CIT Group on Brink Of Collapse -- Again
Debt Swap Could Avert Bankruptcy

By Tomoeh Murakami Tse and David Cho
Washington Post Staff Writers
Thursday, October 1, 2009

NEW YORK, Sept. 30 -- The future of CIT Group, one of the nation's largest lenders to small businesses, was in doubt Wednesday as the firm sought a deal with bondholders that would help it avert a collapse and preserve the federal government's $2.3 billion stake in the company, sources familiar with the talks said.

Federal regulators were being apprised of CIT's fate as the New York company worked Wednesday to meet a deadline to present creditors with a restructuring plan by the end of the day Thursday, a person with knowledge of the situation said. If CIT wins over enough bondholders, the restructuring deal would reduce the company's $30 billion debt load by about 30 percent. Under the plan, bondholders would swap out loans coming due with new debt with later maturity dates secured by the firm's assets. The deal would also give bondholders a vast majority of CIT's equity.

But if bondholders reject the plan, sources said, the company could be forced to file what would be the fifth-largest bankruptcy in U.S. history, behind those of Lehman Brothers, Washington Mutual, WorldCom and General Motors. In this case, much of the taxpayer investment in CIT would be lost.

The ripple effects of a CIT bankruptcy filing could be felt throughout the economy. CIT, with an estimated $75 billion in assets, provides critical short-term financing that helps manufacturers make and deliver goods to shops and retail chains before they receive payment for the merchandise. CIT provides loans to about 1 million companies, including many already struggling in the economic downturn.

Retail trade groups said the failure of CIT could rip a hole in the industry supply chain.

"It's very much up in the air. The uncertainty is what's not good for the retail industry," said Mallory Duncan, general counsel for the National Retail Federation. He noted that the impact would likely not be felt until after the holiday season, as much of retailers' inventory has already been delivered.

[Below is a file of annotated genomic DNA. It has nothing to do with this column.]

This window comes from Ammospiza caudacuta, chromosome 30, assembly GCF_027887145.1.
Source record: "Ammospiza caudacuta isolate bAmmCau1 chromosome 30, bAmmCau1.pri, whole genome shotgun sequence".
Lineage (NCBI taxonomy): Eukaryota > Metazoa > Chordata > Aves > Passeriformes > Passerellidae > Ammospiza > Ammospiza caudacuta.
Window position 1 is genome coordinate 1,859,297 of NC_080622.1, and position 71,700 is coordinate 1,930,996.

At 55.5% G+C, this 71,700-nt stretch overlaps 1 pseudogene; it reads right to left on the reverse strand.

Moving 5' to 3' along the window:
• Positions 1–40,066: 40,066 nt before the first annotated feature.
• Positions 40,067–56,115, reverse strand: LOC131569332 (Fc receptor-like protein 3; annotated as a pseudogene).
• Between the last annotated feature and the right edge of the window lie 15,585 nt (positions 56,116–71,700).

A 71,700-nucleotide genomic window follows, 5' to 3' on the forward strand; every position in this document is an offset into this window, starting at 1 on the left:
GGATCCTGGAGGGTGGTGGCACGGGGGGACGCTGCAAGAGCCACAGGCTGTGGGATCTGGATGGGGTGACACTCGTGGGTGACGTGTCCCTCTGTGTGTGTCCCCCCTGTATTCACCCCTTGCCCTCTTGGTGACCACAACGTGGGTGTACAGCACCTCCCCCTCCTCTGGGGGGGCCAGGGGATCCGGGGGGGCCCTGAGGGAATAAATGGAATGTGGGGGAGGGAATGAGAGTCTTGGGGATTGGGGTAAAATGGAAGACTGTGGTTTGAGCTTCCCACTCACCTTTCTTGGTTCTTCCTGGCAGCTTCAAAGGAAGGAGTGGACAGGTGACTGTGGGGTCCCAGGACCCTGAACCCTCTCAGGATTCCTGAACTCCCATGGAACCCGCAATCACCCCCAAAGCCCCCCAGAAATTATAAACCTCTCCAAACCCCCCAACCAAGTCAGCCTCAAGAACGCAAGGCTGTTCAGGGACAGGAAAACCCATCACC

It remained unclear if the CIT debt exchange plan would receive enough support. Bondholders often have competing interests, with loans of varying sizes and maturity dates.

On Wednesday afternoon, CIT was finalizing the details of the exchange offer, while at the same time preparing to survey the bondholders on a separate plan for bankruptcy, according to the person with knowledge of the situation. The board of directors had not yet voted to approve a course of action.

The situation remained fluid, people involved in the matter warned, and it was possible that the company and bondholders could reach an agreement to extend the deadline.

It might take a while before the fate of CIT is known. The debt exchange program, which might be announced Thursday, would likely be open for about 20 business days. If not enough bondholders had signed on by the end of that period, Chapter 11 bankruptcy might be the only option left for the company.

In addition to the debt exchange deal, CIT was also in talks Wednesday with Barclays Capital and Citigroup about possible financial assistance, according to a person briefed on the situation.

CIT has been in a precarious financial situation for months. The Treasury Department late last year injected CIT with $2.3 billion under the Troubled Assets Relief Program after the company was granted expedited approval from the Federal Reserve to become a bank holding company. CIT has posted billions of dollars in losses since, and has sought additional help from the federal government.

But as the crisis abated, government officials have grown more concerned about whether they were throwing good money after bad. In July, when CIT was previously on the brink of bankruptcy, the Federal Deposit Insurance Corp. denied the company's application to gain access to a program that guarantees bank loans. The Treasury also considered a second round of aid for the firm at that time, but ultimately determined that CIT's failure would not significantly disrupt the economy.

CIT came back from the brink of failure in July when some of its largest bondholders, including Oaktree Capital, Silver Point Capital and Pimco, gave it a $3 billion emergency loan. The bridge loan bought the company time to set up the bond exchange.

Cho reported from Washington. Staff writer Ylan Q. Mui in Washington contributed to this report.

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